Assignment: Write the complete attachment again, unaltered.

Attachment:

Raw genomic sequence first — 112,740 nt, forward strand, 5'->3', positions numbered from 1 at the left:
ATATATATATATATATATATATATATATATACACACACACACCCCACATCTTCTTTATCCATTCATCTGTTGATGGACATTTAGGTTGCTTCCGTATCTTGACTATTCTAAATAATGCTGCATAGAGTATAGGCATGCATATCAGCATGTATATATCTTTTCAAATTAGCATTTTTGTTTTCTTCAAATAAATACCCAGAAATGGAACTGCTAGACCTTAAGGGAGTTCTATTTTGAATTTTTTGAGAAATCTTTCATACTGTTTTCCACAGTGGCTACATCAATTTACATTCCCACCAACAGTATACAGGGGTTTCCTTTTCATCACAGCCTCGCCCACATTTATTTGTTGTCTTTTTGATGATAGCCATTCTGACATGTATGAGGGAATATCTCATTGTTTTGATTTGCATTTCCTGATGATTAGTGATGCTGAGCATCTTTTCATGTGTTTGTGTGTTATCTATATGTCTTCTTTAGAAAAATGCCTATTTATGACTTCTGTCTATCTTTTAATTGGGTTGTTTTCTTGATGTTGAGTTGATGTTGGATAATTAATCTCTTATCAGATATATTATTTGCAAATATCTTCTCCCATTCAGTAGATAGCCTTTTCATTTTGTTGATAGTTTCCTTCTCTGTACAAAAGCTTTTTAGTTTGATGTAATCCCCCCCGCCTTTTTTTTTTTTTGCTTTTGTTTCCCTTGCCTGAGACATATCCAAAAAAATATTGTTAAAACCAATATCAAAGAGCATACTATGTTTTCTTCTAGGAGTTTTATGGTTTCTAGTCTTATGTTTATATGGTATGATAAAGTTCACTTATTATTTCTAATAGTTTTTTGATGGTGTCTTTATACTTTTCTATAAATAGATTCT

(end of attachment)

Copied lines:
Raw genomic sequence first — 112,740 nt, forward strand, 5'->3', positions numbered from 1 at the left:
ATATATATATATATATATATATATATATATACACACACACACCCCACATCTTCTTTATCCATTCATCTGTTGATGGACATTTAGGTTGCTTCCGTATCTTGACTATTCTAAATAATGCTGCATAGAGTATAGGCATGCATATCAGCATGTATATATCTTTTCAAATTAGCATTTTTGTTTTCTTCAAATAAATACCCAGAAATGGAACTGCTAGACCTTAAGGGAGTTCTATTTTGAATTTTTTGAGAAATCTTTCATACTGTTTTCCACAGTGGCTACATCAATTTACATTCCCACCAACAGTATACAGGGGTTTCCTTTTCATCACAGCCTCGCCCACATTTATTTGTTGTCTTTTTGATGATAGCCATTCTGACATGTATGAGGGAATATCTCATTGTTTTGATTTGCATTTCCTGATGATTAGTGATGCTGAGCATCTTTTCATGTGTTTGTGTGTTATCTATATGTCTTCTTTAGAAAAATGCCTATTTATGACTTCTGTCTATCTTTTAATTGGGTTGTTTTCTTGATGTTGAGTTGATGTTGGATAATTAATCTCTTATCAGATATATTATTTGCAAATATCTTCTCCCATTCAGTAGATAGCCTTTTCATTTTGTTGATAGTTTCCTTCTCTGTACAAAAGCTTTTTAGTTTGATGTAATCCCCCCCGCCTTTTTTTTTTTTTGCTTTTGTTTCCCTTGCCTGAGACATATCCAAAAAAATATTGTTAAAACCAATATCAAAGAGCATACTATGTTTTCTTCTAGGAGTTTTATGGTTTCTAGTCTTATGTTTATATGGTATGATAAAGTTCACTTATTATTTCTAATAGTTTTTTGATGGTGTCTTTATACTTTTCTATAAATAGATTCT